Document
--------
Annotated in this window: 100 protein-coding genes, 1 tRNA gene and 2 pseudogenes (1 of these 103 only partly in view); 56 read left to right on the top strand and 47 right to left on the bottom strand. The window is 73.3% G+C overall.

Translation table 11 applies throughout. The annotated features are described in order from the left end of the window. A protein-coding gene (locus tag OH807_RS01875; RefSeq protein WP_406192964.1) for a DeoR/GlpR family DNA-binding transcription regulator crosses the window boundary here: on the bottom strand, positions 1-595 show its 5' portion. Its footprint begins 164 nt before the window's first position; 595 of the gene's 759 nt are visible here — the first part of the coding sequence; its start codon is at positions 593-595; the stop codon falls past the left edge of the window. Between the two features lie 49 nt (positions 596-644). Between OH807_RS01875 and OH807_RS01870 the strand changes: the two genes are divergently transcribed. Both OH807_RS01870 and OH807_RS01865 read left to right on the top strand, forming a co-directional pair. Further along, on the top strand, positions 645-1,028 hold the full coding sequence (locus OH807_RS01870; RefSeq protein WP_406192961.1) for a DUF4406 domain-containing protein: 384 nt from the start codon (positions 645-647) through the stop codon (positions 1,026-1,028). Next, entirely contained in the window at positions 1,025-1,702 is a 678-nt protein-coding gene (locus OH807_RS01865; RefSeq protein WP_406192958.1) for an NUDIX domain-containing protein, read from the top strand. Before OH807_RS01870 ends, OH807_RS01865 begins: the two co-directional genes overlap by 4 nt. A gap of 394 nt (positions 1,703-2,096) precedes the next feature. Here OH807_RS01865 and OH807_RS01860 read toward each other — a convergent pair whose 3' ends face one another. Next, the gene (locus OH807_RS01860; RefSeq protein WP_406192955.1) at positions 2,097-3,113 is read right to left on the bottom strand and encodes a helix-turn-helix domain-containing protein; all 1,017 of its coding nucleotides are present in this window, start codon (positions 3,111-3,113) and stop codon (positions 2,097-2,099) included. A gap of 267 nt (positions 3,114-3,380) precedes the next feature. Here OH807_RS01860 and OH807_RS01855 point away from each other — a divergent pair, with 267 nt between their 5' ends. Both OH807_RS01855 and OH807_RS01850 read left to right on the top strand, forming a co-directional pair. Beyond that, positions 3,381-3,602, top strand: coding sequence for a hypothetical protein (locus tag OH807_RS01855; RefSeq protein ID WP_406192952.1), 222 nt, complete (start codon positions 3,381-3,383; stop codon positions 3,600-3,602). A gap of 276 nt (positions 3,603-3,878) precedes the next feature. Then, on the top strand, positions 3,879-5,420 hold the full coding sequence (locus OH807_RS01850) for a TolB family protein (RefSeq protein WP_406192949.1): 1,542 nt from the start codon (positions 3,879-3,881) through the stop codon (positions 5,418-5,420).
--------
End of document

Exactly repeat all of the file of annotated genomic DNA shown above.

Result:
Annotated in this window: 100 protein-coding genes, 1 tRNA gene and 2 pseudogenes (1 of these 103 only partly in view); 56 read left to right on the top strand and 47 right to left on the bottom strand. The window is 73.3% G+C overall.

Translation table 11 applies throughout. The annotated features are described in order from the left end of the window. A protein-coding gene (locus tag OH807_RS01875; RefSeq protein WP_406192964.1) for a DeoR/GlpR family DNA-binding transcription regulator crosses the window boundary here: on the bottom strand, positions 1-595 show its 5' portion. Its footprint begins 164 nt before the window's first position; 595 of the gene's 759 nt are visible here — the first part of the coding sequence; its start codon is at positions 593-595; the stop codon falls past the left edge of the window. Between the two features lie 49 nt (positions 596-644). Between OH807_RS01875 and OH807_RS01870 the strand changes: the two genes are divergently transcribed. Both OH807_RS01870 and OH807_RS01865 read left to right on the top strand, forming a co-directional pair. Further along, on the top strand, positions 645-1,028 hold the full coding sequence (locus OH807_RS01870; RefSeq protein WP_406192961.1) for a DUF4406 domain-containing protein: 384 nt from the start codon (positions 645-647) through the stop codon (positions 1,026-1,028). Next, entirely contained in the window at positions 1,025-1,702 is a 678-nt protein-coding gene (locus OH807_RS01865; RefSeq protein WP_406192958.1) for an NUDIX domain-containing protein, read from the top strand. Before OH807_RS01870 ends, OH807_RS01865 begins: the two co-directional genes overlap by 4 nt. A gap of 394 nt (positions 1,703-2,096) precedes the next feature. Here OH807_RS01865 and OH807_RS01860 read toward each other — a convergent pair whose 3' ends face one another. Next, the gene (locus OH807_RS01860; RefSeq protein WP_406192955.1) at positions 2,097-3,113 is read right to left on the bottom strand and encodes a helix-turn-helix domain-containing protein; all 1,017 of its coding nucleotides are present in this window, start codon (positions 3,111-3,113) and stop codon (positions 2,097-2,099) included. A gap of 267 nt (positions 3,114-3,380) precedes the next feature. Here OH807_RS01860 and OH807_RS01855 point away from each other — a divergent pair, with 267 nt between their 5' ends. Both OH807_RS01855 and OH807_RS01850 read left to right on the top strand, forming a co-directional pair. Beyond that, positions 3,381-3,602, top strand: coding sequence for a hypothetical protein (locus tag OH807_RS01855; RefSeq protein ID WP_406192952.1), 222 nt, complete (start codon positions 3,381-3,383; stop codon positions 3,600-3,602). A gap of 276 nt (positions 3,603-3,878) precedes the next feature. Then, on the top strand, positions 3,879-5,420 hold the full coding sequence (locus OH807_RS01850) for a TolB family protein (RefSeq protein WP_406192949.1): 1,542 nt from the start codon (positions 3,879-3,881) through the stop codon (positions 5,418-5,420).